“Enough is Enough”: Interview with a West Virginia Teacher

What are the West Virginia teachers fighting for? How did they organize a strike that broke the law and took the country by surprise?


On February 22, West Virginia teachers began an illegal strike for better wages and health insurance. The governor refused to budge until Tuesday night, when he proposed a 5 percent raise and a “task force” to address the health insurance issue. The union leadership was quick to accept the deal, calling on teachers to go back to school on Thursday. However, on Wednesday, over a thousand teachers overtook the state congress and on Thursday, all 55 districts were still closed.

Left Voice interviewed Jay O’Neal, a middle school English teacher in Charleston, West Virginia. He has been an active participant in the strike and in the events leading up to it.

The issue of pay has been central for teachers. What is the pay like in West VA?

Our salary is especially bad. Here, schools aren’t primarily funded by property taxes, so salary doesn’t vary widely between counties. There’s a state minimum salary, and right now, I think if you’re starting off with a bachelor’s, the state minimum is something like $33,000 for a beginning teacher. Some counties vote in levies and raise money to pay their teachers a couple of thousand [dollars] more. It’s such low pay that a lot of teachers have more than one job and are struggling. I know a teacher — her kid is on CHIP even though she’s working full time and everything; it’s put her in that bad of shape. It’s really tough for the new teachers that are starting low on the salary scale; plus, they have student loans to pay for.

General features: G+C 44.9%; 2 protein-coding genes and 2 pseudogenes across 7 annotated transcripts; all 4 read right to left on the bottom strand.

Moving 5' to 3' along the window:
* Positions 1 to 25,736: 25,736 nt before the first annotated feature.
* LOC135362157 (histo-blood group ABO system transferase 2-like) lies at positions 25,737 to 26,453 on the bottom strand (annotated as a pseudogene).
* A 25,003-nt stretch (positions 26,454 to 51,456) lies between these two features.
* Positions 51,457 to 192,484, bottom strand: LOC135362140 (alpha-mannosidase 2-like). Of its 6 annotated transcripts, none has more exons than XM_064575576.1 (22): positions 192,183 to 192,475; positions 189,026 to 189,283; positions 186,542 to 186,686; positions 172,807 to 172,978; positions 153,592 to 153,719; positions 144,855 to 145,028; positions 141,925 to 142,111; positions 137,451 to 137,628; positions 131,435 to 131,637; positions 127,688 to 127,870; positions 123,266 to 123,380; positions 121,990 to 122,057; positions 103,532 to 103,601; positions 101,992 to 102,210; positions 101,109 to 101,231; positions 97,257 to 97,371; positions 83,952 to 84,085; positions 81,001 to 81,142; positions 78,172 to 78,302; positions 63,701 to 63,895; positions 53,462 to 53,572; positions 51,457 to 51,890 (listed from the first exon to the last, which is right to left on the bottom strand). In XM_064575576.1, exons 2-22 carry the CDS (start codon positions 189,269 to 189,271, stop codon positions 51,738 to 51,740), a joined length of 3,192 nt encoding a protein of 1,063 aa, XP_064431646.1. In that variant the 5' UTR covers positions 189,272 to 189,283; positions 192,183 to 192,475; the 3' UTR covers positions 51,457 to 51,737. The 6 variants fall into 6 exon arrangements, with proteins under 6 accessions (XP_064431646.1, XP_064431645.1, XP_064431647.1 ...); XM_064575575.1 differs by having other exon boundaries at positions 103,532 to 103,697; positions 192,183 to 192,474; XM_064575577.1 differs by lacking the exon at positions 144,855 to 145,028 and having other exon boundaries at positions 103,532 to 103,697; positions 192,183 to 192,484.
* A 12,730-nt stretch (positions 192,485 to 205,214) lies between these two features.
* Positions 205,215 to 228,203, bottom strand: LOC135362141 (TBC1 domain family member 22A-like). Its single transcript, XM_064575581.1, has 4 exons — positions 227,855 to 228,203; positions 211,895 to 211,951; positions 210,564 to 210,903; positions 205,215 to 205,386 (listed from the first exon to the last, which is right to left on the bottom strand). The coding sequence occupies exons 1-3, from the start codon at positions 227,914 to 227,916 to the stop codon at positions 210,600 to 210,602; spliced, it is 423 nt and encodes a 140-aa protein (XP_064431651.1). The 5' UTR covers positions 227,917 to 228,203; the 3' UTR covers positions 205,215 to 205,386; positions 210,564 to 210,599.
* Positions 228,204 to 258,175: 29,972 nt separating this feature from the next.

I can give a little more perspective to the low pay because I have taught in other places. This is my third year in West Virginia. This is my seventh year teaching, total, and I’m on the seventh year of the salary scale — I’m on the “Master’s plus 15” on the salary scale — and I still make about $6,000 less than I did my first year of teaching. Read more …

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